Facebook’s Product Management Director, Adam Mosseri, then goes on to look at a hypothetical situation within News Feed to further explain how each piece of content is ranked. You can see this below.


What you can see is four pieces of content from a combination of friends, family and pages that could all very reasonably appear in your own News Feed and would all be ranked according on their score (the higher the better).

Again, it is a hypothetical example, but I think there are a few things here that provide a very important insight into how you should approach your marketing strategy on Facebook. This leads me on to my first assumption…

Assumption 1 - Reflecting Reality

Whilst the example given is, as stated in the presentation, a hypothetical situation you would assume that it would nonetheless reflect reality as closely as possible. Presumably Facebook wouldn’t create an example with clear flaws in it in a key presentation at one of their biggest conferences.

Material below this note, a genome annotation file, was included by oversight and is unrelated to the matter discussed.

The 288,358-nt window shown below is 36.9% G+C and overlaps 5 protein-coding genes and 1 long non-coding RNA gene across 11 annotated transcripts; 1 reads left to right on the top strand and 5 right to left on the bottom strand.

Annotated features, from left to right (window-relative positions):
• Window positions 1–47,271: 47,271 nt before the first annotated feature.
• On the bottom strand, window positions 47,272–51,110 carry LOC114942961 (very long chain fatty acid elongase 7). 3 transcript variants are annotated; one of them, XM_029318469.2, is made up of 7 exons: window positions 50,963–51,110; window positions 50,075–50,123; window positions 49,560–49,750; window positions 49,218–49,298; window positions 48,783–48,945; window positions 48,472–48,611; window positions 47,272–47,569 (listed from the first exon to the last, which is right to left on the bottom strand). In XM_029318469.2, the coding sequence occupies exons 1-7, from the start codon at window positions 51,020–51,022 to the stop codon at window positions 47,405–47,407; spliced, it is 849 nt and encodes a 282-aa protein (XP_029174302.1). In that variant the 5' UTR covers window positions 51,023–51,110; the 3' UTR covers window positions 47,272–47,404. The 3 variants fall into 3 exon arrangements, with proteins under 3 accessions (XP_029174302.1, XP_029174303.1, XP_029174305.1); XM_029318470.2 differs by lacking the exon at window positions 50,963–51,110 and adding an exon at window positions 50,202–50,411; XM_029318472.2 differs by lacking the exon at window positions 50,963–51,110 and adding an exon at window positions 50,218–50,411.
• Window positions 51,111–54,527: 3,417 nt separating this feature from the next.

If we assume the above to be true, we can then start to do a bit of analysis on those four pieces of content to come to some relatively important conclusions.

Let’s take another example. Examine the first two posts below:


What can we see? Well...

  1. The content type is the same so these must naturally cancel each other when influencing the ranking score
  2. The first post is by a friend, while the second is by a page
  3. The second example has significantly higher engagement, however the first has a higher Relevance Score

This seems to suggest quite clearly that ‘People & Pages’ (i.e. your relationship with the author) is considered as significantly more important than Post Activity when deciding the eventual score.